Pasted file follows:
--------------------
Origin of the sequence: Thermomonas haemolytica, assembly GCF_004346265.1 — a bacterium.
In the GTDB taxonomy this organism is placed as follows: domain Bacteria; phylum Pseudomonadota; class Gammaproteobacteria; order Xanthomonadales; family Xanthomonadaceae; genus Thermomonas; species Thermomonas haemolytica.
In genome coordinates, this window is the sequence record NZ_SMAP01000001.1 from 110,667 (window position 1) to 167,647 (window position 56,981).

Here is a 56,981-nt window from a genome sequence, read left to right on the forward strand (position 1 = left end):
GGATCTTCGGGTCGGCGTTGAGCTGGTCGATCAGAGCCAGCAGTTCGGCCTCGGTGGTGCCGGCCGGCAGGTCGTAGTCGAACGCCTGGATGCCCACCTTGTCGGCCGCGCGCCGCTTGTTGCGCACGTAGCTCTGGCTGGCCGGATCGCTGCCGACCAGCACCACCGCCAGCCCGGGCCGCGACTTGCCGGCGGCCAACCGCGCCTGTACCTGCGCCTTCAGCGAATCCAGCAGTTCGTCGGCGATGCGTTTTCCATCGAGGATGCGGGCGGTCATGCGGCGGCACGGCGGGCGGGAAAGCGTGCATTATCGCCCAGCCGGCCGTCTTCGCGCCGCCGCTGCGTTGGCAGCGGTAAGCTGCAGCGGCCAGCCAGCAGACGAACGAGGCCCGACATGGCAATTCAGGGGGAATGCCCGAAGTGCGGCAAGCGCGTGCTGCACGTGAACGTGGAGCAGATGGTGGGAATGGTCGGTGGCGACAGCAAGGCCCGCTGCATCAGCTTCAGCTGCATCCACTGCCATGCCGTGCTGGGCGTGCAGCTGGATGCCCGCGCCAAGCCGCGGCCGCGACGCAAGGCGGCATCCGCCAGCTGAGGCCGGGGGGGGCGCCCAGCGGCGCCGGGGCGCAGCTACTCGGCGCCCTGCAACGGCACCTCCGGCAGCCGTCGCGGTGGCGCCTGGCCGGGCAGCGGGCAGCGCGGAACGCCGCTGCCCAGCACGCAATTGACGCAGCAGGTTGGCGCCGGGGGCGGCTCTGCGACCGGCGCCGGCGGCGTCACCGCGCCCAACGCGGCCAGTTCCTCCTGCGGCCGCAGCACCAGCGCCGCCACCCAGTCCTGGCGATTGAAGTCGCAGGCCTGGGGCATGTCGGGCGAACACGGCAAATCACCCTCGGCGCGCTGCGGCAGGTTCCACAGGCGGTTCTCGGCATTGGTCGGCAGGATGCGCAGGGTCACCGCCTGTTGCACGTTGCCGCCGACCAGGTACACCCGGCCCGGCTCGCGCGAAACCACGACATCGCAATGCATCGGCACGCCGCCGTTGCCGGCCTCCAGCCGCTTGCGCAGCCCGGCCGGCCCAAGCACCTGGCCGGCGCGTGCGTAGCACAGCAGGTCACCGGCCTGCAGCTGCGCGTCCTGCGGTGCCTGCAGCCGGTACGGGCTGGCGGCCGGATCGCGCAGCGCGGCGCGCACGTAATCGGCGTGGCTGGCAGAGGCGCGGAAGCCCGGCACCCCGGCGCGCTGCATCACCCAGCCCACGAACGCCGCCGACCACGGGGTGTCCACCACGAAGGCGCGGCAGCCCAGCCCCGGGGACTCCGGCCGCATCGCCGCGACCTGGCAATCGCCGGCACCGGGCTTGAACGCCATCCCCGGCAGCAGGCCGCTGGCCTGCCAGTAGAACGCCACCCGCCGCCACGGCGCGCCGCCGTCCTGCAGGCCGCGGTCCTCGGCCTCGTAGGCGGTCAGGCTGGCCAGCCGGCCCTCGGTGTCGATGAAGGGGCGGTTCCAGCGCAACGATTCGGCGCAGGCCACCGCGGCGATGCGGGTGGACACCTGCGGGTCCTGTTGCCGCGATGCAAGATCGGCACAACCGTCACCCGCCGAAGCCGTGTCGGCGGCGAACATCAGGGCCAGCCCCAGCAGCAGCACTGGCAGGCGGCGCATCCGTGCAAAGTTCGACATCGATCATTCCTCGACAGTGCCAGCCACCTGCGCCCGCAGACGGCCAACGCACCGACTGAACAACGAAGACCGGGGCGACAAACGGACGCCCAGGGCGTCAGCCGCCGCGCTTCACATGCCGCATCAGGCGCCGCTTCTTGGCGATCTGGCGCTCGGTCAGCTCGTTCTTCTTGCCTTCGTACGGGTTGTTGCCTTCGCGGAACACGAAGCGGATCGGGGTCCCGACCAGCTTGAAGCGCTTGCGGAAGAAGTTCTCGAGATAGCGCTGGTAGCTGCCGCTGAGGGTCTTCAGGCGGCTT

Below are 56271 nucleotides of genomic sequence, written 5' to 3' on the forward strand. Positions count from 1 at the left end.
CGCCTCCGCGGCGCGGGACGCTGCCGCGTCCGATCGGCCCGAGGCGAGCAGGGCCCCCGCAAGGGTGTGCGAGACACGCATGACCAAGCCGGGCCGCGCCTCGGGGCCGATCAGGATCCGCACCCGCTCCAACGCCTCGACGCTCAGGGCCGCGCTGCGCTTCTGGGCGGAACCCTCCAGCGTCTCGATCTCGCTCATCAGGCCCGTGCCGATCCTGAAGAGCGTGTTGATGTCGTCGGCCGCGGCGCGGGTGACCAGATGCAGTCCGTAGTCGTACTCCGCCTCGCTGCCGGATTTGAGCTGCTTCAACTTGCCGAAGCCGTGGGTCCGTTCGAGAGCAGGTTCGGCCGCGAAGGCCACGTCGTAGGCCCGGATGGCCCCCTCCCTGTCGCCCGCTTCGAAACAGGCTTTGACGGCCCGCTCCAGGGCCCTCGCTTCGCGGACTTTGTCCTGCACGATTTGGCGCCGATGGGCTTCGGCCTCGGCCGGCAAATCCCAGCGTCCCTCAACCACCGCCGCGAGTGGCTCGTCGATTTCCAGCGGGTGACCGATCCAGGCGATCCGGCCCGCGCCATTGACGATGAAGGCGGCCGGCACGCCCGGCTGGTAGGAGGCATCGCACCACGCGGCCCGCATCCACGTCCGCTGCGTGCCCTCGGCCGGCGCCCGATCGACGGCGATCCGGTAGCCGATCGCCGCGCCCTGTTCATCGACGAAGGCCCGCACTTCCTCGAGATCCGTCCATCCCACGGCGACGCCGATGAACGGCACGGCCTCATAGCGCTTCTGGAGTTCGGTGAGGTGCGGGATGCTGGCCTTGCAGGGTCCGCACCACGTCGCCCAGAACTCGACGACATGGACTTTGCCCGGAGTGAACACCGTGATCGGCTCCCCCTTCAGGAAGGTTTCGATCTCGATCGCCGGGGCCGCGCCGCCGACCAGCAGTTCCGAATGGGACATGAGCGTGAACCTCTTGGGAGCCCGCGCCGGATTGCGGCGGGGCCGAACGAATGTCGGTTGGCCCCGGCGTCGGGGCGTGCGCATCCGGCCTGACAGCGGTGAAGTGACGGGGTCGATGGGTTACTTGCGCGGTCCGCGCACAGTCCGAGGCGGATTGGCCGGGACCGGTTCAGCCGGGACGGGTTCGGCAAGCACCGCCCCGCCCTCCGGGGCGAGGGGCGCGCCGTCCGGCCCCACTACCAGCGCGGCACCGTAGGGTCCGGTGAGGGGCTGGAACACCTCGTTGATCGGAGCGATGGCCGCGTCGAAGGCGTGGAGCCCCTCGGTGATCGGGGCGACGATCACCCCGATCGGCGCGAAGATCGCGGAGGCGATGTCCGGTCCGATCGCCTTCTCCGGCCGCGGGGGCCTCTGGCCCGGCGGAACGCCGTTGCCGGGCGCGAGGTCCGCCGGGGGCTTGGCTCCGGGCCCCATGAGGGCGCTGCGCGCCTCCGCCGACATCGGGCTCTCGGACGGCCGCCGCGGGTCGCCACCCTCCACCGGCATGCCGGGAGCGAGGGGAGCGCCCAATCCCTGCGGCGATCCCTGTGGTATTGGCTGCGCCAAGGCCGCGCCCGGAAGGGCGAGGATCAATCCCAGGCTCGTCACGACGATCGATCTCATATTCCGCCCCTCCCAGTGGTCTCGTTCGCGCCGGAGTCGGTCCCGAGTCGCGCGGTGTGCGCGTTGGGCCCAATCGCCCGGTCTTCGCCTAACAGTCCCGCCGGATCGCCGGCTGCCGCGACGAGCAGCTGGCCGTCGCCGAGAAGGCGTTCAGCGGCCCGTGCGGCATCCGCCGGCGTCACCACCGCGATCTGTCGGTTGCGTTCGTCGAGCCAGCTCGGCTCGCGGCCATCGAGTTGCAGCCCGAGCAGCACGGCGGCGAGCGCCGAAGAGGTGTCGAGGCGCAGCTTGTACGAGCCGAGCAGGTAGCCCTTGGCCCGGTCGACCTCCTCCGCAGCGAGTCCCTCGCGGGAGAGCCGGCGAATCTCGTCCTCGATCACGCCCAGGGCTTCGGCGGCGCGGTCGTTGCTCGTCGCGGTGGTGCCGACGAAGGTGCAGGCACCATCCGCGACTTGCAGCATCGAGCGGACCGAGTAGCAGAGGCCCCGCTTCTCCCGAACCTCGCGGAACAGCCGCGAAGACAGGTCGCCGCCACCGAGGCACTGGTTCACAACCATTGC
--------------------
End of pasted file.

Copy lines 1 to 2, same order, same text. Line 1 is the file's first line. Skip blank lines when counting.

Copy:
Origin of the sequence: Thermomonas haemolytica, assembly GCF_004346265.1 — a bacterium.
In the GTDB taxonomy this organism is placed as follows: domain Bacteria; phylum Pseudomonadota; class Gammaproteobacteria; order Xanthomonadales; family Xanthomonadaceae; genus Thermomonas; species Thermomonas haemolytica.